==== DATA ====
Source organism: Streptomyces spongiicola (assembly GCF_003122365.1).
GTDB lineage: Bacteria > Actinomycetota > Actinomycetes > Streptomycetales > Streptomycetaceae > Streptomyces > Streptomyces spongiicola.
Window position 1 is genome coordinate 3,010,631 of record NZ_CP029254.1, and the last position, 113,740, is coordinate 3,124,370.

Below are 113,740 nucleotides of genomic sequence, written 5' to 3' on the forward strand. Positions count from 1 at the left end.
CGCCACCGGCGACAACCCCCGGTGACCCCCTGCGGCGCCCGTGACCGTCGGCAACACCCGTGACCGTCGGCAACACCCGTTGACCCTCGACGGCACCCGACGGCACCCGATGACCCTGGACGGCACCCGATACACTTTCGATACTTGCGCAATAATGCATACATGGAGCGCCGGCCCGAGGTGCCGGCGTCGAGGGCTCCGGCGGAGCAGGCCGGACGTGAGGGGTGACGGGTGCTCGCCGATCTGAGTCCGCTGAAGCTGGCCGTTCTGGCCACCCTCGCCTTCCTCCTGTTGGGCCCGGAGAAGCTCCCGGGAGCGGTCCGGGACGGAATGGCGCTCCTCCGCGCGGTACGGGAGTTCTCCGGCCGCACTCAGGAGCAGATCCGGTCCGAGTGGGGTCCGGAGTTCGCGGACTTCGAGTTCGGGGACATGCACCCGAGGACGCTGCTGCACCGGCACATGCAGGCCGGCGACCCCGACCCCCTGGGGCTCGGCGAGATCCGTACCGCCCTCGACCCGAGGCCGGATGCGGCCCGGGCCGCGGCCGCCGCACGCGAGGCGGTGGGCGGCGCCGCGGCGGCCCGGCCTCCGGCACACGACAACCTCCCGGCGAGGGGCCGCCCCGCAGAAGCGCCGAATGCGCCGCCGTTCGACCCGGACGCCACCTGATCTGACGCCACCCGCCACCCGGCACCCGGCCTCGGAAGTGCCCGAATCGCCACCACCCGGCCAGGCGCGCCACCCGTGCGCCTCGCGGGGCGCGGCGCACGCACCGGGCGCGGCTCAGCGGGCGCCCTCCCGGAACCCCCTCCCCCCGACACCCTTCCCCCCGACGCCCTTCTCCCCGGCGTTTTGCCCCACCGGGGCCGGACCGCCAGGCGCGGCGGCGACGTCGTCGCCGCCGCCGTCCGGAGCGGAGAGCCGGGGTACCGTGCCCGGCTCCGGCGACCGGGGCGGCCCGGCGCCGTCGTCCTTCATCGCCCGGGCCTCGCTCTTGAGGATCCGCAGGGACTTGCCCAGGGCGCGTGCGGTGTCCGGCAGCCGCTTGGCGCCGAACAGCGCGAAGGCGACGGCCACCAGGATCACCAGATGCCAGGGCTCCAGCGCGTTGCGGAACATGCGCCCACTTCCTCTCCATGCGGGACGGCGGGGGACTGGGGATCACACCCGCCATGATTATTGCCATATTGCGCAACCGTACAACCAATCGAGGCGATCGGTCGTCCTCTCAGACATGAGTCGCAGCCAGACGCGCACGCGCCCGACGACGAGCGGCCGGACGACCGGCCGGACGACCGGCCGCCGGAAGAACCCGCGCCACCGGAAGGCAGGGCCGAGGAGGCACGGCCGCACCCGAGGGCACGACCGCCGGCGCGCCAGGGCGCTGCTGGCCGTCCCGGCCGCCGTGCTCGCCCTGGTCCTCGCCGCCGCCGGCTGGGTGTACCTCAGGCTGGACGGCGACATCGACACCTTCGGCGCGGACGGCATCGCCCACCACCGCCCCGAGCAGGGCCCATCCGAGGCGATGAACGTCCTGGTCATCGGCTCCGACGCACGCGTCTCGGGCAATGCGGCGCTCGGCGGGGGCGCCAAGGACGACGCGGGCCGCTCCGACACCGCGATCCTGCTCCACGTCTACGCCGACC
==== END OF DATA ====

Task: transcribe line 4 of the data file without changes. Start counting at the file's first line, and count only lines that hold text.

Below are 113,740 nucleotides of genomic sequence, written 5' to 3' on the forward strand. Positions count from 1 at the left end.